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The Nevada Independent

Sisolak sets vision of a future Nevada economy in State of State address amid economic, health crisis

Riley Snyder
Riley Snyder
Michelle Rindels
Michelle Rindels
Megan Messerly
Megan Messerly
Tabitha Mueller
Tabitha Mueller
State Government

Gov. Steve Sisolak told Nevadans experiencing some of their darkest hours of economic and public health devastation that he has a plan to create more than 165,000 jobs over the next decade, launch new initiatives to retrain displaced workers and build out an economy based on clean energy, blockchain and other futuristic technologies. 

The biennial State of the State speech, which was recorded over the weekend in the Assembly chambers in Carson City, comes a day after the governor’s office released initial details of Sisolak’s proposed $8.68 billion two-year budget. State of the State speeches typically accompany the release of the budget, which under state law must be transmitted no later than 14 calendar days before the start of the 120-day legislative session, which will begin on Feb. 1.

In the speech, Sisolak unveiled his forthcoming legislative agenda which focuses largely on job growth, clean energy investments and general economic diversification amid the state’s sluggish recovery from the COVID-19 pandemic.

“As I said before, it’s not enough to just aim for a full reopening of our current economy,” he said during the speech. “We must look forward to the kind of economy that will let our state prosper in the future and create opportunity for all Nevadans.”

The speech attempted notes of bipartisanship, attracting video appearances from Republicans including former Gov. Brian Sandoval, Secretary of State Barbara Cegavske and state Sen. Ben Kieckhefer. Sisolak, a Democrat, has already announced his intention to run for re-election in 2022, with many Republicans considering him to be a vulnerable target given historical poor performance by the president’s party in midterm elections.

Days after calling for the National Guard to be on standby should feared chaos break out in the state capital, and after protracted legal challenges that sought to nullify the results of the presidential election in Nevada, Sisolak denounced “the division and polarization that is gripping our country.”

“It has to end. It’s breaking down trust in our institutions and threatening our ability to solve problems we face,” he said. “This is America. This is Nevada. And we need to pull together.”

Sisolak also nodded to the massive volume of unemployment claims that flooded the Nevada Department of Employment, Training and Rehabilitation as shutdowns began. He’s called for unspecified improvements in computer infrastructure that supports the system and tapping into private sector expertise.

“While public employees at every level of government worked around the clock to deal with the impact of the pandemic, we found that many of our government systems were out-of-date and overwhelmed,” he said. “We need to fix them.”

During his address, Sisolak mapped out five primary initiatives for the near future — including passing new energy legislation and establishing a private-sector job training program — along with other, smaller goals. They include:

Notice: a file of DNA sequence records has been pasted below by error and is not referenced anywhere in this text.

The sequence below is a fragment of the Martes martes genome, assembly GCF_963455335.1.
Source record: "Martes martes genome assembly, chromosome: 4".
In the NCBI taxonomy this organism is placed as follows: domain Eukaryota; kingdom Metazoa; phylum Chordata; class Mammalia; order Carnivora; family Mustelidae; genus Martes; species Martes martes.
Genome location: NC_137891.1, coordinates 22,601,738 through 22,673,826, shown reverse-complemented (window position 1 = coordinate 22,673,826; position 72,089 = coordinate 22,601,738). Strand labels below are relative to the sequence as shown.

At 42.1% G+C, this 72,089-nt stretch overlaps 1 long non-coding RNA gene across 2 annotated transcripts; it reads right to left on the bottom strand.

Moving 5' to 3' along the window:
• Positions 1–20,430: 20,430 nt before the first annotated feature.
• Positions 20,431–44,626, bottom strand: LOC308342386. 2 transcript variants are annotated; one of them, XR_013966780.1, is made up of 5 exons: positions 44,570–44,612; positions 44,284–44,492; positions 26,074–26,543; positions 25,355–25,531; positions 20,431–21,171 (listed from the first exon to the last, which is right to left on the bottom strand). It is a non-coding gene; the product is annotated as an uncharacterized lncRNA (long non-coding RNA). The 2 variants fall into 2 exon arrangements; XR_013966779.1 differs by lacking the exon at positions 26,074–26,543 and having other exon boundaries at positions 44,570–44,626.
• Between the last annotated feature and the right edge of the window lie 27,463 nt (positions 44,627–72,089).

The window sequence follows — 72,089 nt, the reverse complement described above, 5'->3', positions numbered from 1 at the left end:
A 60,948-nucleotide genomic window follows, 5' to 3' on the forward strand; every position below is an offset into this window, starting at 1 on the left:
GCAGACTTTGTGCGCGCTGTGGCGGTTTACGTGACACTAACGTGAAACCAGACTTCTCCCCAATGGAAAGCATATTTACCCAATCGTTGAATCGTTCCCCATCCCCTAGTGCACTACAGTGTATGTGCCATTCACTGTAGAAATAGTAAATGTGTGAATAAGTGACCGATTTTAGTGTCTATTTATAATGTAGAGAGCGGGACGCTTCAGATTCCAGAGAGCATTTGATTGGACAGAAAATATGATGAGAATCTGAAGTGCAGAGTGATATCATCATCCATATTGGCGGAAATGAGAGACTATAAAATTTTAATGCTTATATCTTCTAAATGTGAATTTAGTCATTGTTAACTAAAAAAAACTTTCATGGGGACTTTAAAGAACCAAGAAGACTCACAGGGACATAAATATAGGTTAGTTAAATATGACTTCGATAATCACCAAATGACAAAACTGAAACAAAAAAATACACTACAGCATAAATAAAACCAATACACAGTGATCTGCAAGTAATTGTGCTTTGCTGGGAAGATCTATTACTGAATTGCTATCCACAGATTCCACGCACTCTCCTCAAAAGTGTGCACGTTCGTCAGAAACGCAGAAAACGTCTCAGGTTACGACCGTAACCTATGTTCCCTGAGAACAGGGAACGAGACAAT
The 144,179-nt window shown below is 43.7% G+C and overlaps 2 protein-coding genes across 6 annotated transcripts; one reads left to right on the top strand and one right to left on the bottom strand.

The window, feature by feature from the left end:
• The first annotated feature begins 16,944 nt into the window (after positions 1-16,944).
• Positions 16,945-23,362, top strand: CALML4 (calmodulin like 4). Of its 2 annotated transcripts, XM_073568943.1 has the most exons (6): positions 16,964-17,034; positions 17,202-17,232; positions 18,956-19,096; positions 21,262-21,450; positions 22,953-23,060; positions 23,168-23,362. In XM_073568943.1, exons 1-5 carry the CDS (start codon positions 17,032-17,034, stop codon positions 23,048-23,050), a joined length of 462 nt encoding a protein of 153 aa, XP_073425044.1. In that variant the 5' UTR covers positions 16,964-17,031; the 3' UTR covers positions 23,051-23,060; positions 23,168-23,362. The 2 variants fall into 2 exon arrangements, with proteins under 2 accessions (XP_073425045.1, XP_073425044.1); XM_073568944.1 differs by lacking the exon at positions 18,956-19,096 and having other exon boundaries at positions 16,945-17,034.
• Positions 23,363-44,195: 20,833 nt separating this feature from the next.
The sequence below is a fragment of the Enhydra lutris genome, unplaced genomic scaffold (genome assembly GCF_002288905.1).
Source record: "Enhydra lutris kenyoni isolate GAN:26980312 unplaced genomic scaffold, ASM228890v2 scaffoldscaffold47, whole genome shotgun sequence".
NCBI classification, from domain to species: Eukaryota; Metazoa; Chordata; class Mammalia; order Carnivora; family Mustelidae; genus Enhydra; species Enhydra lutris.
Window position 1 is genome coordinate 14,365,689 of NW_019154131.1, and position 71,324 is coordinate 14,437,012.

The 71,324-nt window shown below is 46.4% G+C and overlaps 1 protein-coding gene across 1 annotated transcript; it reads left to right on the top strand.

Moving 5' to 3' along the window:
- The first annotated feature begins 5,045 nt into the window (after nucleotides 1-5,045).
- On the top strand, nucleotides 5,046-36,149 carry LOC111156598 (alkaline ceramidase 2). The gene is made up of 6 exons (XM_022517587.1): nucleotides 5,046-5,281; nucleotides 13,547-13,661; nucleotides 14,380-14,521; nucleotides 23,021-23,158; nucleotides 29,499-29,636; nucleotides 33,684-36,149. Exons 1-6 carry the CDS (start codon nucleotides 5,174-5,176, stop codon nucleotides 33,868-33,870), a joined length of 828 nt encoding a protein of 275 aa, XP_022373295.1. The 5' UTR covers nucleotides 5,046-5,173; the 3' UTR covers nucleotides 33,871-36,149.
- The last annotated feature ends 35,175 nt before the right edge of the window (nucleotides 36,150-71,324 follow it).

• Passage of a “bold energy bill establishing our commitment to increased transmission, storage, and distribution of all forms of clean energy.” Sisolak added that the bill would attract and develop a variety of new industries, including electric vehicle manufacturing, component manufacturing and lithium mining.
  • Creation of “Innovation Zones,” a proposal with few described details but promises that it will attract “new companies creating groundbreaking technologies” without use of tax abatements or public financing. Sisolak, during a press call Tuesday night, said that more details on the program would be forthcoming but that there would be an opportunity for “major investment” — which he described as nine-figure investment — in businesses through loans that would provide them a “jumpstart” so long as they meet certain parameters and benchmarks. He added that Blockchains LLC, is committed to “make an unprecedented investment” to create a “smart city” in Northern Nevada that will run on blockchain technology, related to a plan the company announced in 2018.
  • Creation of a “Nevada Job Force,” a private-sector run job training program for workers who have lost jobs during the pandemic or because of automation. Sisolak also called for the creation of a “Remote Work Resource Center” to help workers find remote work opportunities “across the globe.”
  • Transitioning Nevada’s community colleges to a new, independent authority and out from the Nevada System of Higher Education.
  • Building infrastructure, by using the $75 million he has included in his recommended budget for capital projects to launch the State Infrastructure Bank, which will help leverage outside capital to fund infrastructure projects including rural broadband, renewable energy and road improvements. He also called on state agencies and local governments to “fast-track” billions of dollars in federal infrastructure projects that haven’t yet been started.
  • A call for the Legislature to “modernize and utilize private sector expertise” to help the state’s beleaguered unemployment insurance system.
  • Increasing the state’s share of federal grants by $100 million over the next two years and by $500 million annually by 2026.
  • Addition of $50 million in his budget toward a small business assistance program that has been providing up to $10,000 in emergency grant funding to Nevada businesses.